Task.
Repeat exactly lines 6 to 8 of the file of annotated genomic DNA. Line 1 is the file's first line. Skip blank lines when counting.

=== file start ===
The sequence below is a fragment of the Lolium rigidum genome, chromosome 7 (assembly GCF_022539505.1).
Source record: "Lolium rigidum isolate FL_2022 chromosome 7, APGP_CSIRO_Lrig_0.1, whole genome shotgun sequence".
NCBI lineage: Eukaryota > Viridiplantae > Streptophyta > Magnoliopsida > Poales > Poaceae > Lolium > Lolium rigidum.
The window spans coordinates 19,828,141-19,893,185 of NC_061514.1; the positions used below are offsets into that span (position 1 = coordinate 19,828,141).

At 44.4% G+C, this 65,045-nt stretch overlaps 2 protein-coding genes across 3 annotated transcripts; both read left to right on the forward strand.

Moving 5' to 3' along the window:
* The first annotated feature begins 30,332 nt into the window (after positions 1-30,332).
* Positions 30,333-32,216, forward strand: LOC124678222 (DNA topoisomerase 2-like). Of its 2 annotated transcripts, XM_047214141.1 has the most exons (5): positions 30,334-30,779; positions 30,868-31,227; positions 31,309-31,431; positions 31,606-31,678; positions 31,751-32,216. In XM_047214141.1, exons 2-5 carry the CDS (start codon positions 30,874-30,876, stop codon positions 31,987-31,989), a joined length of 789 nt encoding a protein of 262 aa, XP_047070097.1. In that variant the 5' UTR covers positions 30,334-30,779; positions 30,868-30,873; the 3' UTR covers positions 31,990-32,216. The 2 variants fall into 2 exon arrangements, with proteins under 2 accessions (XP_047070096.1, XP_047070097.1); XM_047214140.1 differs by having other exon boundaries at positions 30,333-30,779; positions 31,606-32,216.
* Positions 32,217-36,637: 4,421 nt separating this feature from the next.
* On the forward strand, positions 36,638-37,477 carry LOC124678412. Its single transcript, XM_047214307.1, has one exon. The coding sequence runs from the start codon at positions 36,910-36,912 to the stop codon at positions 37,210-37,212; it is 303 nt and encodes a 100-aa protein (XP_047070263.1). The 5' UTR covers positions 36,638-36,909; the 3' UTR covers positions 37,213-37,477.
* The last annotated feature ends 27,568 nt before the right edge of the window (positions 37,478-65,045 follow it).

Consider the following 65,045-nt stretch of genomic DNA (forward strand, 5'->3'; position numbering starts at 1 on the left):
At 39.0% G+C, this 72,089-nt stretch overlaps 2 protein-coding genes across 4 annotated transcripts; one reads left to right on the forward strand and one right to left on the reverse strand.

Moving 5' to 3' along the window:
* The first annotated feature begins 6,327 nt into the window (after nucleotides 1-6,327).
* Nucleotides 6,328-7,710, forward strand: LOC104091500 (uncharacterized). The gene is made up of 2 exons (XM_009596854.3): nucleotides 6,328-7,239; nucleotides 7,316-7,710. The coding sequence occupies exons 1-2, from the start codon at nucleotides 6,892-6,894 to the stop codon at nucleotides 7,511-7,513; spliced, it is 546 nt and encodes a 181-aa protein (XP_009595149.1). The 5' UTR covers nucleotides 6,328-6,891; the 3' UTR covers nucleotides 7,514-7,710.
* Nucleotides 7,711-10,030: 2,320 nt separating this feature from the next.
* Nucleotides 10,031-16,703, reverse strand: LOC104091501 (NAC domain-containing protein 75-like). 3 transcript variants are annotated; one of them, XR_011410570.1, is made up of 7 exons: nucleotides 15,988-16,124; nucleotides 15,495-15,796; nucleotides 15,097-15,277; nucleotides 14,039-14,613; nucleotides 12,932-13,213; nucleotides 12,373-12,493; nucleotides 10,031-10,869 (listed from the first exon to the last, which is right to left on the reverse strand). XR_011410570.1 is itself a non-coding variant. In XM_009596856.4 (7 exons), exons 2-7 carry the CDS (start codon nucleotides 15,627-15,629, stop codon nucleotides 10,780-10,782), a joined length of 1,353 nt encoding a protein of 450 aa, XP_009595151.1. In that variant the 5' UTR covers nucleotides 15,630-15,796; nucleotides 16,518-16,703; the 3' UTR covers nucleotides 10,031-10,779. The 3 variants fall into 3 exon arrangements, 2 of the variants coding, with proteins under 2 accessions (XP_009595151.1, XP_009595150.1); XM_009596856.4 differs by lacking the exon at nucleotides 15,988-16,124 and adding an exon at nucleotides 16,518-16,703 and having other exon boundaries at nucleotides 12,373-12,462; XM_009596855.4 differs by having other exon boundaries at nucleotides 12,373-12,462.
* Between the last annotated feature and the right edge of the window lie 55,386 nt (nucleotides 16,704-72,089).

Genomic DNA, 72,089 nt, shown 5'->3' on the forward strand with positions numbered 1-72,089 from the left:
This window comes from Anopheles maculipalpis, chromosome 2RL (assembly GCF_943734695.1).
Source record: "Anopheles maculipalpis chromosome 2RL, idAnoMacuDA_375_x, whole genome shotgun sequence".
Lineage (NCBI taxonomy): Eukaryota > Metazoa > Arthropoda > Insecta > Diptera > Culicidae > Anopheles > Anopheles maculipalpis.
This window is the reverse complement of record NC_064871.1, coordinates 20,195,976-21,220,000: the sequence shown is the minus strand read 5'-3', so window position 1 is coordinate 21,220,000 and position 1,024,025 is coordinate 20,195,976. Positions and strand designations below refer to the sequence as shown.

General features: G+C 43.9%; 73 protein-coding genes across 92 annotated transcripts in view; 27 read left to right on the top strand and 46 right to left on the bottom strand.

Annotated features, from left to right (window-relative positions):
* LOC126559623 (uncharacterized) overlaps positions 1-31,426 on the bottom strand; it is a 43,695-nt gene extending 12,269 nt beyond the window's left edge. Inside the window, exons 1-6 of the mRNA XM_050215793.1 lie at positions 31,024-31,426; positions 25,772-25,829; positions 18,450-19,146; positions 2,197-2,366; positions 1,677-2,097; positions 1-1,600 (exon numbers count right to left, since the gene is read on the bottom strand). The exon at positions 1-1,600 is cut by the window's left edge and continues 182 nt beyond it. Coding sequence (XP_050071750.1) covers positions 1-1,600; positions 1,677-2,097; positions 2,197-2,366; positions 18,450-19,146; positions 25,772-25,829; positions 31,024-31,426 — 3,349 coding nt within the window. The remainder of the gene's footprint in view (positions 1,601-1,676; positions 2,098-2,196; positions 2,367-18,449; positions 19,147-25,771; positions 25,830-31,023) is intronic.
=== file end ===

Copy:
Moving 5' to 3' along the window:
* The first annotated feature begins 30,332 nt into the window (after positions 1-30,332).
* Positions 30,333-32,216, forward strand: LOC124678222 (DNA topoisomerase 2-like). Of its 2 annotated transcripts, XM_047214141.1 has the most exons (5): positions 30,334-30,779; positions 30,868-31,227; positions 31,309-31,431; positions 31,606-31,678; positions 31,751-32,216. In XM_047214141.1, exons 2-5 carry the CDS (start codon positions 30,874-30,876, stop codon positions 31,987-31,989), a joined length of 789 nt encoding a protein of 262 aa, XP_047070097.1. In that variant the 5' UTR covers positions 30,334-30,779; positions 30,868-30,873; the 3' UTR covers positions 31,990-32,216. The 2 variants fall into 2 exon arrangements, with proteins under 2 accessions (XP_047070096.1, XP_047070097.1); XM_047214140.1 differs by having other exon boundaries at positions 30,333-30,779; positions 31,606-32,216.